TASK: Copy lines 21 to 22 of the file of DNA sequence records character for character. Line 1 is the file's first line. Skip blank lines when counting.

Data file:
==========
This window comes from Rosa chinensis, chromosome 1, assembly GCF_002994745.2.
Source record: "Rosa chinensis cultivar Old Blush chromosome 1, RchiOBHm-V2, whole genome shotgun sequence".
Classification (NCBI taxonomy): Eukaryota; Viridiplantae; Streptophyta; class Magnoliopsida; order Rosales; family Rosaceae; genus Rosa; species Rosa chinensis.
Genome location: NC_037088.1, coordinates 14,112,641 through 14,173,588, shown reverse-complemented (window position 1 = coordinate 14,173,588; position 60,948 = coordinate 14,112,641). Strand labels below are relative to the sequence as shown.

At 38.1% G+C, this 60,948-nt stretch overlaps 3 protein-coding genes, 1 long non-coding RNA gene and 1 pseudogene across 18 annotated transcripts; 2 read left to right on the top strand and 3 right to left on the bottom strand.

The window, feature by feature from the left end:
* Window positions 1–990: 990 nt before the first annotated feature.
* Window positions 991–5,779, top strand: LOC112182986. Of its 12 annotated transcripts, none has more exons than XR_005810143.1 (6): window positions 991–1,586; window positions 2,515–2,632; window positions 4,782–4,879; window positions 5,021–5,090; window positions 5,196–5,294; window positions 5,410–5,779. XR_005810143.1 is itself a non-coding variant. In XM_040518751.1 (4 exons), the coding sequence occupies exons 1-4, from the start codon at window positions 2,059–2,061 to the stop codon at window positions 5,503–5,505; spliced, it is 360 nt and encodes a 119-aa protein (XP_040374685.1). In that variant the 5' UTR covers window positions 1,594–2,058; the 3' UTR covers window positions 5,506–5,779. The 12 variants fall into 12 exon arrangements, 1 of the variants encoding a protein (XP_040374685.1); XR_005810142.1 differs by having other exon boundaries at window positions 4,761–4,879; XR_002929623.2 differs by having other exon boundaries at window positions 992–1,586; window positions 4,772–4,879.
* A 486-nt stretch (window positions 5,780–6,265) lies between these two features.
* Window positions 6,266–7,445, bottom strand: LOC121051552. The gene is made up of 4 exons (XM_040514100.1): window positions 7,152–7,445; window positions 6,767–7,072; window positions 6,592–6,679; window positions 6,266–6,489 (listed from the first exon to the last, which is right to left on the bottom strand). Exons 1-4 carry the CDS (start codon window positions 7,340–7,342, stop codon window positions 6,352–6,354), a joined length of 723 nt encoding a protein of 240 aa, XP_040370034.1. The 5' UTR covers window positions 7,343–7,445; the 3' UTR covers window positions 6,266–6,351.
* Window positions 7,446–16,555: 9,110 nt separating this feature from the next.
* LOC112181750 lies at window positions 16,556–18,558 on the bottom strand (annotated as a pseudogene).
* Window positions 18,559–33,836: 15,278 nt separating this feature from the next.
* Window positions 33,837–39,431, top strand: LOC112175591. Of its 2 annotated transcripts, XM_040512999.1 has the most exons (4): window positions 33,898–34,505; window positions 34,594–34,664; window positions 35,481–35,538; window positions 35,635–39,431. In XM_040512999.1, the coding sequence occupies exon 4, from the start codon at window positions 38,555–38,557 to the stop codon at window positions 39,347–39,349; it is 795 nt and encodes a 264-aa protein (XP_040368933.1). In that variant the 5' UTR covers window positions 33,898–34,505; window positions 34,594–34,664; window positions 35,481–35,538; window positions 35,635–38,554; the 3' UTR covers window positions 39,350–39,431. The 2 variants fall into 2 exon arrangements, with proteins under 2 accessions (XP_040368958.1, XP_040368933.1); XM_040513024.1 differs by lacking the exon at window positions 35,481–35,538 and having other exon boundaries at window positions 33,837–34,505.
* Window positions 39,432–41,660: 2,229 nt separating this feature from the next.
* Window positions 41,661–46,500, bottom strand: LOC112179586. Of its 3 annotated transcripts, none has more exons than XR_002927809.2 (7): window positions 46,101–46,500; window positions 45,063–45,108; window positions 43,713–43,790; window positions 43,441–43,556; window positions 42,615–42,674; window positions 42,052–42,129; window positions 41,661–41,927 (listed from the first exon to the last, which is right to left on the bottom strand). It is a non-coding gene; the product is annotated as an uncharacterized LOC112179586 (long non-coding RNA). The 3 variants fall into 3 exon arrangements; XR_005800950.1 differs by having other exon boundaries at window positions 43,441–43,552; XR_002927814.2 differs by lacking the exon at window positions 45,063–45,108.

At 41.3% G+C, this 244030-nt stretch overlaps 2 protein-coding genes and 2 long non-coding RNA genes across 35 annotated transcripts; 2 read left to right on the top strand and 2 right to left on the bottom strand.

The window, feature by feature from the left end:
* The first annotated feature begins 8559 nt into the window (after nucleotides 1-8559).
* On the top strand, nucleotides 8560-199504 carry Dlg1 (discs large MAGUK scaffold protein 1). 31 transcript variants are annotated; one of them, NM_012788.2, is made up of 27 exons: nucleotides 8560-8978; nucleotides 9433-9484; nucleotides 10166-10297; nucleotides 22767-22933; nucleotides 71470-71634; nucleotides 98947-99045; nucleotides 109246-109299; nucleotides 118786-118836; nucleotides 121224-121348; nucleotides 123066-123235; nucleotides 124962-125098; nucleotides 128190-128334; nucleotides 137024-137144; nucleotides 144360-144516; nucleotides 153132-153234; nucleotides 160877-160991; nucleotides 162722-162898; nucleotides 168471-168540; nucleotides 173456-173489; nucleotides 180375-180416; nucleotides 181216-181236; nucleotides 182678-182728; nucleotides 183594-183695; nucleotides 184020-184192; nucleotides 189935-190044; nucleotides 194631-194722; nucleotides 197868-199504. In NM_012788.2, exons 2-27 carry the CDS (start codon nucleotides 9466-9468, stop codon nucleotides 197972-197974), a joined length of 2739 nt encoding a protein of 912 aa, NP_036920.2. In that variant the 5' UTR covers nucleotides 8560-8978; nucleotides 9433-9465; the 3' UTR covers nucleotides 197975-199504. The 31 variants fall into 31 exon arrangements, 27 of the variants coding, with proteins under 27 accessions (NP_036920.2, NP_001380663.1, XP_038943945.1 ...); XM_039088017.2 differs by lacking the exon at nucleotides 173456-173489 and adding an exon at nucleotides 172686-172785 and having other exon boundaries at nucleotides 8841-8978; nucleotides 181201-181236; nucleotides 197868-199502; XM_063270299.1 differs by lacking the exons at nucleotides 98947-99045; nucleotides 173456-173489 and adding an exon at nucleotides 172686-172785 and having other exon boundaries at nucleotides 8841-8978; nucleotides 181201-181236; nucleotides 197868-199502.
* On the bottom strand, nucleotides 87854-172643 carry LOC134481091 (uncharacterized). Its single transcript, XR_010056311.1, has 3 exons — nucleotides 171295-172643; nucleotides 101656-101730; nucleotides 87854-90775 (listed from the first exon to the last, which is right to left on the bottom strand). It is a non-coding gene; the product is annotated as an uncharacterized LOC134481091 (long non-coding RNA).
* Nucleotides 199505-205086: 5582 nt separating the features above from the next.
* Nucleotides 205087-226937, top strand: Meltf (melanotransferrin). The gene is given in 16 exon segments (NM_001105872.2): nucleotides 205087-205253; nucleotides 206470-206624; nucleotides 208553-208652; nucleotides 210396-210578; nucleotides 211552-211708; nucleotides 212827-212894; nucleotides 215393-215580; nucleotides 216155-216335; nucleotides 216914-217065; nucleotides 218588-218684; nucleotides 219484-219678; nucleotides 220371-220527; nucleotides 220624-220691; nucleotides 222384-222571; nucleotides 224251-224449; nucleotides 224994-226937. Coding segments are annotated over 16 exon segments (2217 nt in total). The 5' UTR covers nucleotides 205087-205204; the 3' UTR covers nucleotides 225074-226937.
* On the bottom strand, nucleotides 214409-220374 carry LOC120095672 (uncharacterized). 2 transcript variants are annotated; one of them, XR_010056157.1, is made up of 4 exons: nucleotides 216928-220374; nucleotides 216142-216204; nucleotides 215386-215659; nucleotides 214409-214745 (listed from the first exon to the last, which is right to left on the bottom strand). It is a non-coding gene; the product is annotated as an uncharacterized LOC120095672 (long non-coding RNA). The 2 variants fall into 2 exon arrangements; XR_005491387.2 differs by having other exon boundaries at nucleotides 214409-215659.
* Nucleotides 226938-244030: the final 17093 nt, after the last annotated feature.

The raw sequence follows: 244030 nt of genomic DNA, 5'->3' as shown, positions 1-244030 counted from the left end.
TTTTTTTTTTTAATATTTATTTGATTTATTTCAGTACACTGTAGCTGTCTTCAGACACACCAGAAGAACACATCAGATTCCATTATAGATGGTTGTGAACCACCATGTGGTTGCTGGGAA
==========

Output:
* On the bottom strand, nucleotides 87854-172643 carry LOC134481091 (uncharacterized). Its single transcript, XR_010056311.1, has 3 exons — nucleotides 171295-172643; nucleotides 101656-101730; nucleotides 87854-90775 (listed from the first exon to the last, which is right to left on the bottom strand). It is a non-coding gene; the product is annotated as an uncharacterized LOC134481091 (long non-coding RNA).
* Nucleotides 199505-205086: 5582 nt separating the features above from the next.